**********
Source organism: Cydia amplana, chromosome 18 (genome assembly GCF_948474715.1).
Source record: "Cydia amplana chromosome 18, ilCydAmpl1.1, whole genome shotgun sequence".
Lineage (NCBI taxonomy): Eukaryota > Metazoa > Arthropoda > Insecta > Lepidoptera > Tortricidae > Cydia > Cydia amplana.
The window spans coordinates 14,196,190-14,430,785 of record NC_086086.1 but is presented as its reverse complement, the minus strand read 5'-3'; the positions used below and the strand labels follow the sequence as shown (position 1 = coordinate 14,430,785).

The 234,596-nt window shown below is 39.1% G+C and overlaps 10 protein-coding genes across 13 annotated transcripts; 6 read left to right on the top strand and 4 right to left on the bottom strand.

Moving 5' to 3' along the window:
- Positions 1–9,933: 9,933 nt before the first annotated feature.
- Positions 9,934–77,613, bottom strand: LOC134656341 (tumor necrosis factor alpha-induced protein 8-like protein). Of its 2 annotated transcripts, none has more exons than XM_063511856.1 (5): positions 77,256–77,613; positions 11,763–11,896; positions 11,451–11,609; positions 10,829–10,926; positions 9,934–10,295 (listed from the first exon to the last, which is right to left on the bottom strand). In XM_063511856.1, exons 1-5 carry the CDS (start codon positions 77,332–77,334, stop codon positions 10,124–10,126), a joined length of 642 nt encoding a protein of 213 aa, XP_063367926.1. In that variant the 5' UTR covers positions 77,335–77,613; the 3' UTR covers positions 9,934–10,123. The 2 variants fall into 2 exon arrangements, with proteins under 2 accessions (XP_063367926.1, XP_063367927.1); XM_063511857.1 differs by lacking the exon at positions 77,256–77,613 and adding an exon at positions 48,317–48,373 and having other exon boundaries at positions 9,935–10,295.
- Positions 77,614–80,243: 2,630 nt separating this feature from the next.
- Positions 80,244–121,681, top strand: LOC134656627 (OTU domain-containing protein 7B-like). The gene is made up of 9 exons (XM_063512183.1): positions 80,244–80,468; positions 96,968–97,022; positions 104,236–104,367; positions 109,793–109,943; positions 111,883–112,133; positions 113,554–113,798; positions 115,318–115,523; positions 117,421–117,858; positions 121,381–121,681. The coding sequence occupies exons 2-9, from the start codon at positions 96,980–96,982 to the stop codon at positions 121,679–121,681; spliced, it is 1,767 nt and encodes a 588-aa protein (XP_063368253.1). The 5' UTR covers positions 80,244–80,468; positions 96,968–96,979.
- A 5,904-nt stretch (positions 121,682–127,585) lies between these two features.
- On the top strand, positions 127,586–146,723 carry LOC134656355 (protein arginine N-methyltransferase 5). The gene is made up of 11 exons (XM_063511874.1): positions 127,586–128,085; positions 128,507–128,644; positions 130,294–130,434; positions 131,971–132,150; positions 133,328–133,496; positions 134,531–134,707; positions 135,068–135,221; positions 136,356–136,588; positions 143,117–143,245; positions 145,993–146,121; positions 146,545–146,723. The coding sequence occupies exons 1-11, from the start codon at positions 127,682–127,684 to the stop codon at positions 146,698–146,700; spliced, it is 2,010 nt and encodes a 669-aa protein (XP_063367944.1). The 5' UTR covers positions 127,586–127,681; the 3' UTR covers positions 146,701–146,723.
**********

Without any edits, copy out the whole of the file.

Source organism: Cydia amplana, chromosome 18 (genome assembly GCF_948474715.1).
Source record: "Cydia amplana chromosome 18, ilCydAmpl1.1, whole genome shotgun sequence".
Lineage (NCBI taxonomy): Eukaryota > Metazoa > Arthropoda > Insecta > Lepidoptera > Tortricidae > Cydia > Cydia amplana.
The window spans coordinates 14,196,190-14,430,785 of record NC_086086.1 but is presented as its reverse complement, the minus strand read 5'-3'; the positions used below and the strand labels follow the sequence as shown (position 1 = coordinate 14,430,785).

The 234,596-nt window shown below is 39.1% G+C and overlaps 10 protein-coding genes across 13 annotated transcripts; 6 read left to right on the top strand and 4 right to left on the bottom strand.

Moving 5' to 3' along the window:
- Positions 1–9,933: 9,933 nt before the first annotated feature.
- Positions 9,934–77,613, bottom strand: LOC134656341 (tumor necrosis factor alpha-induced protein 8-like protein). Of its 2 annotated transcripts, none has more exons than XM_063511856.1 (5): positions 77,256–77,613; positions 11,763–11,896; positions 11,451–11,609; positions 10,829–10,926; positions 9,934–10,295 (listed from the first exon to the last, which is right to left on the bottom strand). In XM_063511856.1, exons 1-5 carry the CDS (start codon positions 77,332–77,334, stop codon positions 10,124–10,126), a joined length of 642 nt encoding a protein of 213 aa, XP_063367926.1. In that variant the 5' UTR covers positions 77,335–77,613; the 3' UTR covers positions 9,934–10,123. The 2 variants fall into 2 exon arrangements, with proteins under 2 accessions (XP_063367926.1, XP_063367927.1); XM_063511857.1 differs by lacking the exon at positions 77,256–77,613 and adding an exon at positions 48,317–48,373 and having other exon boundaries at positions 9,935–10,295.
- Positions 77,614–80,243: 2,630 nt separating this feature from the next.
- Positions 80,244–121,681, top strand: LOC134656627 (OTU domain-containing protein 7B-like). The gene is made up of 9 exons (XM_063512183.1): positions 80,244–80,468; positions 96,968–97,022; positions 104,236–104,367; positions 109,793–109,943; positions 111,883–112,133; positions 113,554–113,798; positions 115,318–115,523; positions 117,421–117,858; positions 121,381–121,681. The coding sequence occupies exons 2-9, from the start codon at positions 96,980–96,982 to the stop codon at positions 121,679–121,681; spliced, it is 1,767 nt and encodes a 588-aa protein (XP_063368253.1). The 5' UTR covers positions 80,244–80,468; positions 96,968–96,979.
- A 5,904-nt stretch (positions 121,682–127,585) lies between these two features.
- On the top strand, positions 127,586–146,723 carry LOC134656355 (protein arginine N-methyltransferase 5). The gene is made up of 11 exons (XM_063511874.1): positions 127,586–128,085; positions 128,507–128,644; positions 130,294–130,434; positions 131,971–132,150; positions 133,328–133,496; positions 134,531–134,707; positions 135,068–135,221; positions 136,356–136,588; positions 143,117–143,245; positions 145,993–146,121; positions 146,545–146,723. The coding sequence occupies exons 1-11, from the start codon at positions 127,682–127,684 to the stop codon at positions 146,698–146,700; spliced, it is 2,010 nt and encodes a 669-aa protein (XP_063367944.1). The 5' UTR covers positions 127,586–127,681; the 3' UTR covers positions 146,701–146,723.